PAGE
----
Saturday, 21 May 2016

Wrestling with truth

One of the dubious pleasures of 1970's TV sport, was the inclusion of British professional wrestling in ITV's 'World of Sport' programme on Saturday afternoons. Colourful characters like Mick McManus, Jackie Pallo, Pat Roach, Adrian Street and Big Daddy would, rather theatrically, try to force each other into submission.

Professional wrestling of that sort bred eccentrics. In an interview of the time, Welshman Adrian Street revealed that his hobbies were the making and painting of model soldiers, sculpture and the study of reptiles. Meanwhile, everybody's 'gran' was an avid follower of the wrestling. Mine would sit in rapt attention, with a bag of boiled sweets and shout at the telly. The events themselves were attended by large numbers of female followers.

The bout was over when one of the 'grapplers' shouted or tapped out submission, and the referee stepped in.  The rendering of the other as powerless was the aim. No freedom of movement,  Defeated. Occasionally, if it was sensed that the wrestler was in danger, his manager would literally 'throw in the towel'.

It is counter intuitive to read that there is a freedom in submission (Foster p138).

Foster makes the point that getting our own way, winning arguments, being treated well by others are those things we have come to expect as reflections our merit and aspiration. Submission to a contradictory discipline gives a freedom that stretches our heart towards God. By submitting to God and not ourselves we grow in grace, consideration towards others and unconditional love.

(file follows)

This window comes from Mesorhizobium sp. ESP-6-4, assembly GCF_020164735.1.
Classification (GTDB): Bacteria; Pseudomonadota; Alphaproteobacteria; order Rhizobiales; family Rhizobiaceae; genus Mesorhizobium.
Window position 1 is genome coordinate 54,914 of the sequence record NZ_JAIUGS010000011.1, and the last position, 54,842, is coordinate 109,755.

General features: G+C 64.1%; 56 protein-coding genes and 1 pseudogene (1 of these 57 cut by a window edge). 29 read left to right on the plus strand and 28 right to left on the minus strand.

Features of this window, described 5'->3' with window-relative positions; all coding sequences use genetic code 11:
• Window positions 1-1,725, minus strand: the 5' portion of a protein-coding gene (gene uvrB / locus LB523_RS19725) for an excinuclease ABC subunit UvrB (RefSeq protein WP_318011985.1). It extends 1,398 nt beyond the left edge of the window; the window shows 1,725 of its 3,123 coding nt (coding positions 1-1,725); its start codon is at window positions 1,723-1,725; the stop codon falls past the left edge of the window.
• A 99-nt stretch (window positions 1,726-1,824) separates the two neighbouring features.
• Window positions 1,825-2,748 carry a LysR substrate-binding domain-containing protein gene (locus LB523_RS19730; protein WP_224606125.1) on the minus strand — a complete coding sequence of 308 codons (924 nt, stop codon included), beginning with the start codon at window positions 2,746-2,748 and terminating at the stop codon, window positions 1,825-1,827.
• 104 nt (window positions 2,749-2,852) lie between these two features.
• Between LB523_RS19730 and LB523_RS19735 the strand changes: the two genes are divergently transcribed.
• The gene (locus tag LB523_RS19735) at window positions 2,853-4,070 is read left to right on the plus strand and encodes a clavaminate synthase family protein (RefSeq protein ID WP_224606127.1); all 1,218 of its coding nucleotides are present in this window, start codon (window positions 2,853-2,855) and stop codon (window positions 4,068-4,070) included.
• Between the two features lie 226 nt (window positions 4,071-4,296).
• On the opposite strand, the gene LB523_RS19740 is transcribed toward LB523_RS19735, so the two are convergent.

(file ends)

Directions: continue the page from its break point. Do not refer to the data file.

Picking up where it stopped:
When I checked into a hotel this week, the room I was allocated was a quarter of the size of the one I had previously stayed in at the same hotel. It would have been good for my ego to have complained and been upgraded, Instead, it was good for my soul to remain where I was and learn to find something new and wonderful therein. Life is made up of hundreds of experiences of which this is one trivial example....countless opportunities to submit, be humbled and grow.

Submission is difficult, perhaps the most problematic of all of the disciplines. It reverses our desires and the compulsions of human nature. But without it, what are we? Without it we wrestle with the world, but not with the truth.

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